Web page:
Right, yeah so, you know obviously I think that the the sales career, the trajectory the salesperson is, is, is fairly baked, meaning that you really start your career in Client Services or some sort of inside sales role, then you get into an outside sales role, then you get into some sort of managerial role where you might be a player coach, and then you get into regional management. And so, you know, as you are moving in that career, you shift from being a salesperson who is sort of singularly focused on, on their business to to becoming actually an internal salesperson. And what I mean by that is that when I was in when I’m in sales leadership roles, my clients are my salespeople. And so what is it that I can do to make their jobs easier. What internal hurdles can I ,can I block for them, what distractions, how can I help them ideate. You know what is it that I can do, whether it’s prospecting helping them build a deck helping them, you know, with their presentation skills, what can I do to make my sales team more effective, which ultimately helps me, but you shift from being an outside salesperson also to being, almost to being an inside salesperson where you’re selling into, and you’re working with the sales people on your team. Anyway, and then sort of that, that last step is when you get into a CRO, that’s really sort of executive leadership. And so, this, that sort of that next level, I think you really have to be way more in tune with the needs of the overall business rather than simply just the sales function of the business. And it’s not just sales and marketing, but you understand how operations work, you understand how tech works, you understand how manufacturing works, you sort of need to be, you need to be a guide of the sales organizations so that they see what the company does holistically rather than simply just the selling of a product or a service.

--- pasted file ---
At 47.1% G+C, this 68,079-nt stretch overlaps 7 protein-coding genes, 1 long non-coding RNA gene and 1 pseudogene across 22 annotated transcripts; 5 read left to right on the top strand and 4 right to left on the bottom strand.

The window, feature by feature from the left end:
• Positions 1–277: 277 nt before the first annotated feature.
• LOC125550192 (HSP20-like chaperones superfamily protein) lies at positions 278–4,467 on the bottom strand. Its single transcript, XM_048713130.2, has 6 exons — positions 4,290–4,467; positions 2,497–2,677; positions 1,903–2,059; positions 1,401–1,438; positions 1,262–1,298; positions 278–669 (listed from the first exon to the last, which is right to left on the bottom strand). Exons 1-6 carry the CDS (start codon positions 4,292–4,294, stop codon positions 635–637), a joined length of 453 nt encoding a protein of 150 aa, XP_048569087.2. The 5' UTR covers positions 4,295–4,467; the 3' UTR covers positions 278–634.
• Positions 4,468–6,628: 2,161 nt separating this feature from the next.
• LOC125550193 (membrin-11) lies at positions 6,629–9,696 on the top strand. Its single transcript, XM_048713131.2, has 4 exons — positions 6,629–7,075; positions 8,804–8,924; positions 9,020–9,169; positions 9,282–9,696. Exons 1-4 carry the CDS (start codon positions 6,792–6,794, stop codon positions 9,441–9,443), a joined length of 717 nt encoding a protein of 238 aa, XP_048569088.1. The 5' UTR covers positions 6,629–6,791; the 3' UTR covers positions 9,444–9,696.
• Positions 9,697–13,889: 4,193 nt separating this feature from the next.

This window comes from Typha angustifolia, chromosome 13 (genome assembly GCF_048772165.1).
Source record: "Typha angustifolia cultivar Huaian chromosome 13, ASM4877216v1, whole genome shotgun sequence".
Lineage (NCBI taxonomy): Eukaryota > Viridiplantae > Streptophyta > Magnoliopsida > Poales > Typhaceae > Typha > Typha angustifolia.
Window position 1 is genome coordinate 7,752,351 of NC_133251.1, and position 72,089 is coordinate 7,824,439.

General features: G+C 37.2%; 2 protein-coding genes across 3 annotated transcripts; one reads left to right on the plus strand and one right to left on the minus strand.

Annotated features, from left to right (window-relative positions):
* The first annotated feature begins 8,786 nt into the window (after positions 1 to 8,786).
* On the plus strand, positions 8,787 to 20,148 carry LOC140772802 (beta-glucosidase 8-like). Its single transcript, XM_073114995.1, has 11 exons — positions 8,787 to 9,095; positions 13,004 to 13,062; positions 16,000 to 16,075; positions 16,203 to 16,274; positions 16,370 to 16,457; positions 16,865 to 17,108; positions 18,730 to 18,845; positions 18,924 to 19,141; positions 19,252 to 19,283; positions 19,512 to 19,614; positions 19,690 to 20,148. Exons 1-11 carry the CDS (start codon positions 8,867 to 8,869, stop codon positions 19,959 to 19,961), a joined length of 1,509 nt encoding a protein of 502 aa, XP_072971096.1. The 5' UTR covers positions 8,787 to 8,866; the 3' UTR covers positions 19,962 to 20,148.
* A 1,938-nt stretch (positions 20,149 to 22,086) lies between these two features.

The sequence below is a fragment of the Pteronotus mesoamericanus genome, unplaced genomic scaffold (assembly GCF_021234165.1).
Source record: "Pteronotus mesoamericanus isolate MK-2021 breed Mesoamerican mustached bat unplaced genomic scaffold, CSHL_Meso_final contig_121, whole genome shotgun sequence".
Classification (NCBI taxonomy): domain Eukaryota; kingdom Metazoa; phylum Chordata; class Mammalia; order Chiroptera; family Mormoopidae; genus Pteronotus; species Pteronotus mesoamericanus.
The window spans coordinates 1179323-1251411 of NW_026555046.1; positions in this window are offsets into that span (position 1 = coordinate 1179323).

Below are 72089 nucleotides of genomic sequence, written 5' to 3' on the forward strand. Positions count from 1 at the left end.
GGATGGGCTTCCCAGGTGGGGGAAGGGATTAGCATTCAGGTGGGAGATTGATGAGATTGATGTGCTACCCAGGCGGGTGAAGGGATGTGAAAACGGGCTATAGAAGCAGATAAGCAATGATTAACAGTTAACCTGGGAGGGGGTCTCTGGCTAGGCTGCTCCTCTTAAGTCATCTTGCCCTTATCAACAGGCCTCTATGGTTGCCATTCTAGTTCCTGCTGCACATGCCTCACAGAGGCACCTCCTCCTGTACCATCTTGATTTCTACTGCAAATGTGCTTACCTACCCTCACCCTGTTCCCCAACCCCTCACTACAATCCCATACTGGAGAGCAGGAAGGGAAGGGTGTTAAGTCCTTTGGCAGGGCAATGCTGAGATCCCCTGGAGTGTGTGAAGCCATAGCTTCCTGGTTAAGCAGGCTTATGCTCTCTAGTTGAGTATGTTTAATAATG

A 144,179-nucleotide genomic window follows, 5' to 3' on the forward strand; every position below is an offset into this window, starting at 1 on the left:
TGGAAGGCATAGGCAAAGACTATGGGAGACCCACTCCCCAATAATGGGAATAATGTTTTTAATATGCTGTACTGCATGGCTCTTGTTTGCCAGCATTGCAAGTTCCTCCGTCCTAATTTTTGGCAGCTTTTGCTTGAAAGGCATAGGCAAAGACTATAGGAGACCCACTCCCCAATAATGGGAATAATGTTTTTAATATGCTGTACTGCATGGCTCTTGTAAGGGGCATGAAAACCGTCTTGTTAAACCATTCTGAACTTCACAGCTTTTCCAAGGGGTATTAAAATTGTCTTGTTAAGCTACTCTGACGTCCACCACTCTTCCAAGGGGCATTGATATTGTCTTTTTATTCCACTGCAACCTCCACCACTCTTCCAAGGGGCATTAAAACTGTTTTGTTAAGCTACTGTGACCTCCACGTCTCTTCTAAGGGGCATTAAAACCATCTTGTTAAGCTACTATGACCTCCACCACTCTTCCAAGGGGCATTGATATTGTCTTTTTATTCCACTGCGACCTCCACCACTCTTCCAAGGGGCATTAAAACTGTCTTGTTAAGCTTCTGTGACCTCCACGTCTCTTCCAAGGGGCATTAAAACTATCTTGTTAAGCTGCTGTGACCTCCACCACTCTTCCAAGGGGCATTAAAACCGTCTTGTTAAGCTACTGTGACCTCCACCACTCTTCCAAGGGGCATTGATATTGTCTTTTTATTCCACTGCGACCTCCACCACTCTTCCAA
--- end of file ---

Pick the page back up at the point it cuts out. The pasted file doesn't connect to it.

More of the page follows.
Christopher Smith 20:24
Right, right. Tell me about your decision to pursue your first sales leadership role. What drove that?
Chris Emme 20:32
Yeah, you know I was, I was actually lucky, so I had been working in some large organizations. I’d been working at Microsoft and then I worked at Yahoo, and I had the opportunity to work at a startup, where obviously startups afford a lot of opportunity for growth. This was early in my career and I was hired as the first East Coast salesperson this was a West Coast-based technology company, so I had, I had the opportunity to build a region, you know build a reputation, hone our pitch, identify who our buyer was, identify the, the needs and the unique characteristics of a buyer that that we needed to go and sell to. And then as we were more successful as companies, as I as I was successful in my region, it became obvious that we needed to hire people. And given the fact that I had sort of laid the road, it almost became a little bit of a default where I would hire people, and then they would sort of look to me for guidance and I went from being a salesperson to a player coach to then over a three-year period to becoming sales leadership, not necessarily by default that I was the, I was the, the most tenured person there, but because I sort of evolved into that role of helping others become successful at their job. And, and that’s kind of how it kind of happened a little bit organically, rather than sort of being tapped in saying okay you’re now the boss and you lead these people. So, plus when you hire somebody you technic-, you sort of have that affinity. Right, somebody looks at you as the sort of the natural leader anyways and so there was that sort of, there was that unspoken bond that we had and then it just emerged over time so I was lucky in my, in my transition from sales to sales leadership.